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14 June 2018 Photo iStock
Dealing with the trauma of sexual assault

University life is supposed to be one of the most enjoyable times of a person’s life. Unfortunately, for some this is the time they may fall victims to sexual assault.
 
The term sexual assault has shockingly become normalised in society and has become a common threat to university students. The University of the Free State (UFS) through its sexual harassment, sexual misconduct, and sexual violence policy strongly condemns any form of sexual abuse. Dr Melissa Barnaschone, Director at Student Counselling and Development (UFS) says the university cares for the health and wellbeing of students and provides necessary support for victims of sexual assault and trauma.
 
It is unfortunate that sexual assault comes with many misconceptions that often shift responsibility and blame from the perpetrator to the victim. “It is important to always remember that it is not your fault; do not blame yourself,” says Dr Barnaschone. Helpguide.Org: Trusted guide to mental & emotional health says sexual assault leaves psychological wounds and sometimes long-lasting health challenges. Such trauma can severely affect a person’s ability to cope with daily academic, social, professional, and personal responsibilities.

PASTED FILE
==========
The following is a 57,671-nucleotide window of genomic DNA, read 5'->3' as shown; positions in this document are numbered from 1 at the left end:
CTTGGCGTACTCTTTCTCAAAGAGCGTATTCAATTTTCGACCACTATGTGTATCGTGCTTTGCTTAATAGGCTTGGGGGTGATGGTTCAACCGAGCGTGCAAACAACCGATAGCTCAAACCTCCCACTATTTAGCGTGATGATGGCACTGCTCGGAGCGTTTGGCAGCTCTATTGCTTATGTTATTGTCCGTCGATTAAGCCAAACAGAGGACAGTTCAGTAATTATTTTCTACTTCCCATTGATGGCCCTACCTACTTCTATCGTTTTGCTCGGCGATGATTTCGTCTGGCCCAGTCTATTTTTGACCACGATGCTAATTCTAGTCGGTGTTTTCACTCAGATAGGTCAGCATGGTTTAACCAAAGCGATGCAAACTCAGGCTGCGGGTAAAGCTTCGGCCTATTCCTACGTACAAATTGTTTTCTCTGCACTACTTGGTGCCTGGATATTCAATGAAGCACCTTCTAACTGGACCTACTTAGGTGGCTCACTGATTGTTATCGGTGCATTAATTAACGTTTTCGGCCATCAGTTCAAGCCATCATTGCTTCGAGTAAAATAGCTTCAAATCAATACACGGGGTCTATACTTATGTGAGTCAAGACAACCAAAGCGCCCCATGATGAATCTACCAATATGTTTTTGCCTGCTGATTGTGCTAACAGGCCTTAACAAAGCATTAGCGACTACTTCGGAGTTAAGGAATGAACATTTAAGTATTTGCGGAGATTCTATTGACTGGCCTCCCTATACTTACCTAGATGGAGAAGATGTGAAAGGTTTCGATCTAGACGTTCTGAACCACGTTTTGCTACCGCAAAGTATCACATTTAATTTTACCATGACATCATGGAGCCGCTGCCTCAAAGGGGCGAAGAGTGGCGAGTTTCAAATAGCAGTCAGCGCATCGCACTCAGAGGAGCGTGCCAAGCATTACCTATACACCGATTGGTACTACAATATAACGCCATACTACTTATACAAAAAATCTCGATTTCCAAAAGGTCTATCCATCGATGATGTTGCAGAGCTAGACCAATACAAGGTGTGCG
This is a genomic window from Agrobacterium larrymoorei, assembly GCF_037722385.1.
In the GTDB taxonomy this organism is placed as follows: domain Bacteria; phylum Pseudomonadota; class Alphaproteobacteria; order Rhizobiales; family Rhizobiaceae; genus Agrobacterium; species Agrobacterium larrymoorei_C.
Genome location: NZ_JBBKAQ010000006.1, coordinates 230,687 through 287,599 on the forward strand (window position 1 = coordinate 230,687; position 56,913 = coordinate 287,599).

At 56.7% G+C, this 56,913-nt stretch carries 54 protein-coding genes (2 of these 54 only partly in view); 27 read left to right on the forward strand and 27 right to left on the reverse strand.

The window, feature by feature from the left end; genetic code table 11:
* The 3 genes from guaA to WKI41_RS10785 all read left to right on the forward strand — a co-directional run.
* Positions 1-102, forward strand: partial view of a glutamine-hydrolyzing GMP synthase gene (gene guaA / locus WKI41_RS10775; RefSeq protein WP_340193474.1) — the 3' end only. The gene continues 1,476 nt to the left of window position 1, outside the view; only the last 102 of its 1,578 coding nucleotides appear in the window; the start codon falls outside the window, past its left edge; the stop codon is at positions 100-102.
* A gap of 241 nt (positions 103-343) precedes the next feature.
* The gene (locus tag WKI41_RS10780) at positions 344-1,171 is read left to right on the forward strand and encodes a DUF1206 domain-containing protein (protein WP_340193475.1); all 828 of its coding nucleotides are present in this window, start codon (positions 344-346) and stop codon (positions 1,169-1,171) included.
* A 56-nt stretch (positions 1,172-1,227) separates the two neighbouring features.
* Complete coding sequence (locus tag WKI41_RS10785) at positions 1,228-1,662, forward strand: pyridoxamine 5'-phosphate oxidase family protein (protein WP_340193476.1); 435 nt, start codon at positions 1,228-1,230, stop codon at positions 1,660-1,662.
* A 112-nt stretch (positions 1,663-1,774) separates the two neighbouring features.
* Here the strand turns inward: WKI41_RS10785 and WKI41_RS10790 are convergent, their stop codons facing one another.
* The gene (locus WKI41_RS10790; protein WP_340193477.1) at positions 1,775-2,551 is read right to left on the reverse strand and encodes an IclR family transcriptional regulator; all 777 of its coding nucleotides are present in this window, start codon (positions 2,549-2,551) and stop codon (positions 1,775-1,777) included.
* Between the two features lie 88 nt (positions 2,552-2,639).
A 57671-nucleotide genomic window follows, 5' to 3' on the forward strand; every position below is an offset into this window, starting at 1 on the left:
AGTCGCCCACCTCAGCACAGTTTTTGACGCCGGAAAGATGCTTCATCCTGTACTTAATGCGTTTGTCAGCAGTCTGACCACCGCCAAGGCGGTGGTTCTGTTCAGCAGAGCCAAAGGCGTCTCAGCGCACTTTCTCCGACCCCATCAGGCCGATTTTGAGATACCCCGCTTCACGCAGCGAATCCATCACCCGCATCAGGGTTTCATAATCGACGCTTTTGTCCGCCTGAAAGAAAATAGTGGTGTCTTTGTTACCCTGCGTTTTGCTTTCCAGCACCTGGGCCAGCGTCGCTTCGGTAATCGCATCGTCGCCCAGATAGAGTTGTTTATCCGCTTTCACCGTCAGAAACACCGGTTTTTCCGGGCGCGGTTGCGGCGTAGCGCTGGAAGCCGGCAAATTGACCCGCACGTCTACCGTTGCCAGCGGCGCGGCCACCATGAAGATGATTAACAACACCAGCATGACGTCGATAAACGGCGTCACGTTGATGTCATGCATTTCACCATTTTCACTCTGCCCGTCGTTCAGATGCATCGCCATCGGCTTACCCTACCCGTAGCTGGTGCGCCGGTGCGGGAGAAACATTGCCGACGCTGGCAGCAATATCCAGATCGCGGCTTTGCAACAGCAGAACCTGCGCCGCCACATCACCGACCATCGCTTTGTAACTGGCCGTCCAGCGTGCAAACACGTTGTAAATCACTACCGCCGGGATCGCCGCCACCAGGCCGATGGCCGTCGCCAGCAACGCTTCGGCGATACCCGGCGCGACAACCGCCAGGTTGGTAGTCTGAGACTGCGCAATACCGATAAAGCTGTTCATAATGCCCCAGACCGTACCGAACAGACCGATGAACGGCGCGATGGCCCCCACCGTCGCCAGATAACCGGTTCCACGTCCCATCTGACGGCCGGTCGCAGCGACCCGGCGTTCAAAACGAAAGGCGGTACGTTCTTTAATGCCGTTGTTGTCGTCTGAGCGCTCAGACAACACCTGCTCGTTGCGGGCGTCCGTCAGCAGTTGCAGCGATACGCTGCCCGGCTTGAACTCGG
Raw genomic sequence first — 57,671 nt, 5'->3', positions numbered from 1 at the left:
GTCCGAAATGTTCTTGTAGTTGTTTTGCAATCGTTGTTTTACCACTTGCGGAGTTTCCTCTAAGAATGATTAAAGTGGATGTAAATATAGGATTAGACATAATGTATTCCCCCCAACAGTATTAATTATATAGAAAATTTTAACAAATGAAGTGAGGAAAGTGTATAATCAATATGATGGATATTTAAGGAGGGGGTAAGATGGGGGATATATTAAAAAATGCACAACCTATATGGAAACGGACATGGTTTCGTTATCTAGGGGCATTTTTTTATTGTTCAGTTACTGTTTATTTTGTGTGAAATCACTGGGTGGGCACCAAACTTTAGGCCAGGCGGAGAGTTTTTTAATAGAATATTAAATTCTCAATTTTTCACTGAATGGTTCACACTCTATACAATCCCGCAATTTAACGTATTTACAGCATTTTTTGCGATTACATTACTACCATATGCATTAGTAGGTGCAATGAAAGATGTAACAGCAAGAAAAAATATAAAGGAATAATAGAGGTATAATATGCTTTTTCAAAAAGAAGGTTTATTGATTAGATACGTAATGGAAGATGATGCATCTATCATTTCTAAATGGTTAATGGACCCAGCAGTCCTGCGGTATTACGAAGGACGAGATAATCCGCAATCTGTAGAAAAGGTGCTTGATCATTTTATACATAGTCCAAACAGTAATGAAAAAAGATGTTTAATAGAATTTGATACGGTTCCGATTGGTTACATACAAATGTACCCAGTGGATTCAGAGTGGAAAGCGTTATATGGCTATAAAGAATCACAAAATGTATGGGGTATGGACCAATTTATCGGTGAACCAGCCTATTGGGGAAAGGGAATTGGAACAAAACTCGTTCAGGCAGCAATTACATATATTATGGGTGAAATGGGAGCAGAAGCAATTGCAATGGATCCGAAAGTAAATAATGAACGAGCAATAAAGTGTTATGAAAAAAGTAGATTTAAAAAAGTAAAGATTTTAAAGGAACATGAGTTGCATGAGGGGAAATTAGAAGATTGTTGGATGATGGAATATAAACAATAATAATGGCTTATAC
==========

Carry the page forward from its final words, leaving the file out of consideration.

Any sexual violence is a crime and as a victim, you are not to blame. Healing is achieved when you start to believe that you are not responsible for what happened to you. Visit Helpguide.Org for more information on post-traumatic stress disorder, trauma recovery tips and other related topics.

On this video clip, Dr Barnaschone shares some guidelines to deal with sexual assault and trauma: 

News Archive

Rasool lauds our university
2011-10-24

 
At the dinner at the residence of the South African Ambassador to the USA, Mr Ebrahim Rasool, were, from the left: Prof. Debra Stewart, President of the Council of Graduate Schools in the USA; South African Ambassador, Mr Rasool; Prof. Jansen; and Prof. Molly Corbett Broad, President of the American Council on Education (ACE).

The Ambassador for South Africa to the United States of America (USA), Mr Ebrahim Rasool, recently hosted Prof. Jonathan Jansen, Vice-Chancellor and Rector of our university and a group of representatives from major science councils, foundations and universities at his home in Washington DC. Our university is the first South African university to be hosted at the official home of the Ambassador.

“The University of the Free State has shown South Africa and the world how to work with the past and how to make the past work for them. “You are a thought leader who had the privilege not to be comfortable with your own ideas of history; you understood the need to change and embraced it. You have moved the fastest towards racial and human togetherness of all the South African universities,” Mr Rasool said.
 
Prof. Jansen responded by saying that Africa needed strong academic universities and that had to be the focus of tertiary institutions across the continent. “We must create opportunities for people to be together and to learn from each other. The UFS is an experiment of human togetherness – and this experiment is taking off,” he said. 
 
During his visit to the USA, Prof. Jansen also discussed research partnerships and new placements for UFS staff and students through exchange visits.

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